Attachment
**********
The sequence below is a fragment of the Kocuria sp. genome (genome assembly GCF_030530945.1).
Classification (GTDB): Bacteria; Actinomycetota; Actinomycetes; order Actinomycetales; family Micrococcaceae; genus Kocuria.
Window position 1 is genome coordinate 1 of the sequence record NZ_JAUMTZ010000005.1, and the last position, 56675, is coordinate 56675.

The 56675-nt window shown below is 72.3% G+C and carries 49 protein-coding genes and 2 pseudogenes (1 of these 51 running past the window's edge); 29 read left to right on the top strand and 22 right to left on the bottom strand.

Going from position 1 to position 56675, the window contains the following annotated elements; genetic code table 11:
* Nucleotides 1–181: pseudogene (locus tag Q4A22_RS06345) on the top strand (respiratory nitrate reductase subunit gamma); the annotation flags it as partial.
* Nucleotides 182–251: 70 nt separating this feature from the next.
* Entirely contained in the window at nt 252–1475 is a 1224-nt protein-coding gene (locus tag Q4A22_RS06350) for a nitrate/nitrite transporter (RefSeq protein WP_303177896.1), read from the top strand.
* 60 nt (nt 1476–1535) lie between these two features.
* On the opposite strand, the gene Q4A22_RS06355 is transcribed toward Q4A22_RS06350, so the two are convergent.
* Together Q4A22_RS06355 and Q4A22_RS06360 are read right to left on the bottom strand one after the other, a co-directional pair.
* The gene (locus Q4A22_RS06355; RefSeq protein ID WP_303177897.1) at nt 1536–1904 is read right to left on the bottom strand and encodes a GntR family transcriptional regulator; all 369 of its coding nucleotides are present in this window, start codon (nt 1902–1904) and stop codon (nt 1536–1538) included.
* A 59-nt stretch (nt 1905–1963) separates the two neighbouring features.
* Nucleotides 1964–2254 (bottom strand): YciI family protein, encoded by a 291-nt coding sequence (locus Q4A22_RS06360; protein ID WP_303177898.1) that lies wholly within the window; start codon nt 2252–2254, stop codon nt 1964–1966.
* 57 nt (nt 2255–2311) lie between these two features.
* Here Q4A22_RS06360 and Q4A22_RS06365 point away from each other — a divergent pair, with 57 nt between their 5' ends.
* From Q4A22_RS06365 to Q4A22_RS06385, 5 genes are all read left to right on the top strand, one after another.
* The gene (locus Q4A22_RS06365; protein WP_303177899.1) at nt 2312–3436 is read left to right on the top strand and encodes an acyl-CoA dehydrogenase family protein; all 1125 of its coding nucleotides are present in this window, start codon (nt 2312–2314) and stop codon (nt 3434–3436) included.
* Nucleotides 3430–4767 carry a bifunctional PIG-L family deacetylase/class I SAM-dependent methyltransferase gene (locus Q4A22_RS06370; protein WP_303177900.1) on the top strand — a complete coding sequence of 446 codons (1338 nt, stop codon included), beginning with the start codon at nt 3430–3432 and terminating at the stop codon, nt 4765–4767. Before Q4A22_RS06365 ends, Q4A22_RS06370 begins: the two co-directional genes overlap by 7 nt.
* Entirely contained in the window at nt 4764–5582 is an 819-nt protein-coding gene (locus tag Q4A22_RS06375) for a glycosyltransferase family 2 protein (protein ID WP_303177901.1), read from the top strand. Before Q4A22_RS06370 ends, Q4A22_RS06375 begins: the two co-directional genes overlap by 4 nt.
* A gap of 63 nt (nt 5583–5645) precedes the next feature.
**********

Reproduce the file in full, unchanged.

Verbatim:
The sequence below is a fragment of the Kocuria sp. genome (genome assembly GCF_030530945.1).
Classification (GTDB): Bacteria; Actinomycetota; Actinomycetes; order Actinomycetales; family Micrococcaceae; genus Kocuria.
Window position 1 is genome coordinate 1 of the sequence record NZ_JAUMTZ010000005.1, and the last position, 56675, is coordinate 56675.

The 56675-nt window shown below is 72.3% G+C and carries 49 protein-coding genes and 2 pseudogenes (1 of these 51 running past the window's edge); 29 read left to right on the top strand and 22 right to left on the bottom strand.

Going from position 1 to position 56675, the window contains the following annotated elements; genetic code table 11:
* Nucleotides 1–181: pseudogene (locus tag Q4A22_RS06345) on the top strand (respiratory nitrate reductase subunit gamma); the annotation flags it as partial.
* Nucleotides 182–251: 70 nt separating this feature from the next.
* Entirely contained in the window at nt 252–1475 is a 1224-nt protein-coding gene (locus tag Q4A22_RS06350) for a nitrate/nitrite transporter (RefSeq protein WP_303177896.1), read from the top strand.
* 60 nt (nt 1476–1535) lie between these two features.
* On the opposite strand, the gene Q4A22_RS06355 is transcribed toward Q4A22_RS06350, so the two are convergent.
* Together Q4A22_RS06355 and Q4A22_RS06360 are read right to left on the bottom strand one after the other, a co-directional pair.
* The gene (locus Q4A22_RS06355; RefSeq protein ID WP_303177897.1) at nt 1536–1904 is read right to left on the bottom strand and encodes a GntR family transcriptional regulator; all 369 of its coding nucleotides are present in this window, start codon (nt 1902–1904) and stop codon (nt 1536–1538) included.
* A 59-nt stretch (nt 1905–1963) separates the two neighbouring features.
* Nucleotides 1964–2254 (bottom strand): YciI family protein, encoded by a 291-nt coding sequence (locus Q4A22_RS06360; protein ID WP_303177898.1) that lies wholly within the window; start codon nt 2252–2254, stop codon nt 1964–1966.
* 57 nt (nt 2255–2311) lie between these two features.
* Here Q4A22_RS06360 and Q4A22_RS06365 point away from each other — a divergent pair, with 57 nt between their 5' ends.
* From Q4A22_RS06365 to Q4A22_RS06385, 5 genes are all read left to right on the top strand, one after another.
* The gene (locus Q4A22_RS06365; protein WP_303177899.1) at nt 2312–3436 is read left to right on the top strand and encodes an acyl-CoA dehydrogenase family protein; all 1125 of its coding nucleotides are present in this window, start codon (nt 2312–2314) and stop codon (nt 3434–3436) included.
* Nucleotides 3430–4767 carry a bifunctional PIG-L family deacetylase/class I SAM-dependent methyltransferase gene (locus Q4A22_RS06370; protein WP_303177900.1) on the top strand — a complete coding sequence of 446 codons (1338 nt, stop codon included), beginning with the start codon at nt 3430–3432 and terminating at the stop codon, nt 4765–4767. Before Q4A22_RS06365 ends, Q4A22_RS06370 begins: the two co-directional genes overlap by 7 nt.
* Entirely contained in the window at nt 4764–5582 is an 819-nt protein-coding gene (locus tag Q4A22_RS06375) for a glycosyltransferase family 2 protein (protein ID WP_303177901.1), read from the top strand. Before Q4A22_RS06370 ends, Q4A22_RS06375 begins: the two co-directional genes overlap by 4 nt.
* A gap of 63 nt (nt 5583–5645) precedes the next feature.